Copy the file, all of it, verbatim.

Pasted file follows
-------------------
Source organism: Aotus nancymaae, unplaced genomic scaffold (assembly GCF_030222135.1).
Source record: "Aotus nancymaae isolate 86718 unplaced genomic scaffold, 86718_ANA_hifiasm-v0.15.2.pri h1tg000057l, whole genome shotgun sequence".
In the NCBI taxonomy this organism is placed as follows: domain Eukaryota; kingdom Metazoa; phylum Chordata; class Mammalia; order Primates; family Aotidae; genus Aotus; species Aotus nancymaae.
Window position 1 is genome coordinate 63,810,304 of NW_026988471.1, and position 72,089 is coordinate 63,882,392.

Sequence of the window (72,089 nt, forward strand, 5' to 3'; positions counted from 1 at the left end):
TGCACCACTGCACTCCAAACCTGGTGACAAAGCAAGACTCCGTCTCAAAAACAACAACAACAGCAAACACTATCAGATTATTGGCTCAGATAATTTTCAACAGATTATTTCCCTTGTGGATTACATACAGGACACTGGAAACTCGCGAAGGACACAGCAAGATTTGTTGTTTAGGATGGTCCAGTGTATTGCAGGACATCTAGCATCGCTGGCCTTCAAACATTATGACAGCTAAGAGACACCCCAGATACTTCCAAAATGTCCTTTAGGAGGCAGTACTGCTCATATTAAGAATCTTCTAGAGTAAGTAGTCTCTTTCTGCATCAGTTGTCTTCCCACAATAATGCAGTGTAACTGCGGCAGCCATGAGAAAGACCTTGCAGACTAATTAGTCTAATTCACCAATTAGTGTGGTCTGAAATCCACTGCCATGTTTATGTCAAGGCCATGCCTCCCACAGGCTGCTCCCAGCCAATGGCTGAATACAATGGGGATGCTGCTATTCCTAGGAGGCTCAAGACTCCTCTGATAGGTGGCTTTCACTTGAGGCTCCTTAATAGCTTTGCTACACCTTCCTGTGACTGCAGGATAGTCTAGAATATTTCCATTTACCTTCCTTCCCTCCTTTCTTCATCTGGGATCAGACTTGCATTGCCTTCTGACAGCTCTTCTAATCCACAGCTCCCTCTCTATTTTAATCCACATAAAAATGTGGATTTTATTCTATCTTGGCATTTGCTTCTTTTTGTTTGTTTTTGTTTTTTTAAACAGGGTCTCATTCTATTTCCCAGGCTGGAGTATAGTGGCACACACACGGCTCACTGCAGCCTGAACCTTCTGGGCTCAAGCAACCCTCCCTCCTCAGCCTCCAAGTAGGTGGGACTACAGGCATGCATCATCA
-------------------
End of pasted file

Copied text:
Source organism: Aotus nancymaae, unplaced genomic scaffold (assembly GCF_030222135.1).
Source record: "Aotus nancymaae isolate 86718 unplaced genomic scaffold, 86718_ANA_hifiasm-v0.15.2.pri h1tg000057l, whole genome shotgun sequence".
In the NCBI taxonomy this organism is placed as follows: domain Eukaryota; kingdom Metazoa; phylum Chordata; class Mammalia; order Primates; family Aotidae; genus Aotus; species Aotus nancymaae.
Window position 1 is genome coordinate 63,810,304 of NW_026988471.1, and position 72,089 is coordinate 63,882,392.

Sequence of the window (72,089 nt, forward strand, 5' to 3'; positions counted from 1 at the left end):
TGCACCACTGCACTCCAAACCTGGTGACAAAGCAAGACTCCGTCTCAAAAACAACAACAACAGCAAACACTATCAGATTATTGGCTCAGATAATTTTCAACAGATTATTTCCCTTGTGGATTACATACAGGACACTGGAAACTCGCGAAGGACACAGCAAGATTTGTTGTTTAGGATGGTCCAGTGTATTGCAGGACATCTAGCATCGCTGGCCTTCAAACATTATGACAGCTAAGAGACACCCCAGATACTTCCAAAATGTCCTTTAGGAGGCAGTACTGCTCATATTAAGAATCTTCTAGAGTAAGTAGTCTCTTTCTGCATCAGTTGTCTTCCCACAATAATGCAGTGTAACTGCGGCAGCCATGAGAAAGACCTTGCAGACTAATTAGTCTAATTCACCAATTAGTGTGGTCTGAAATCCACTGCCATGTTTATGTCAAGGCCATGCCTCCCACAGGCTGCTCCCAGCCAATGGCTGAATACAATGGGGATGCTGCTATTCCTAGGAGGCTCAAGACTCCTCTGATAGGTGGCTTTCACTTGAGGCTCCTTAATAGCTTTGCTACACCTTCCTGTGACTGCAGGATAGTCTAGAATATTTCCATTTACCTTCCTTCCCTCCTTTCTTCATCTGGGATCAGACTTGCATTGCCTTCTGACAGCTCTTCTAATCCACAGCTCCCTCTCTATTTTAATCCACATAAAAATGTGGATTTTATTCTATCTTGGCATTTGCTTCTTTTTGTTTGTTTTTGTTTTTTTAAACAGGGTCTCATTCTATTTCCCAGGCTGGAGTATAGTGGCACACACACGGCTCACTGCAGCCTGAACCTTCTGGGCTCAAGCAACCCTCCCTCCTCAGCCTCCAAGTAGGTGGGACTACAGGCATGCATCATCA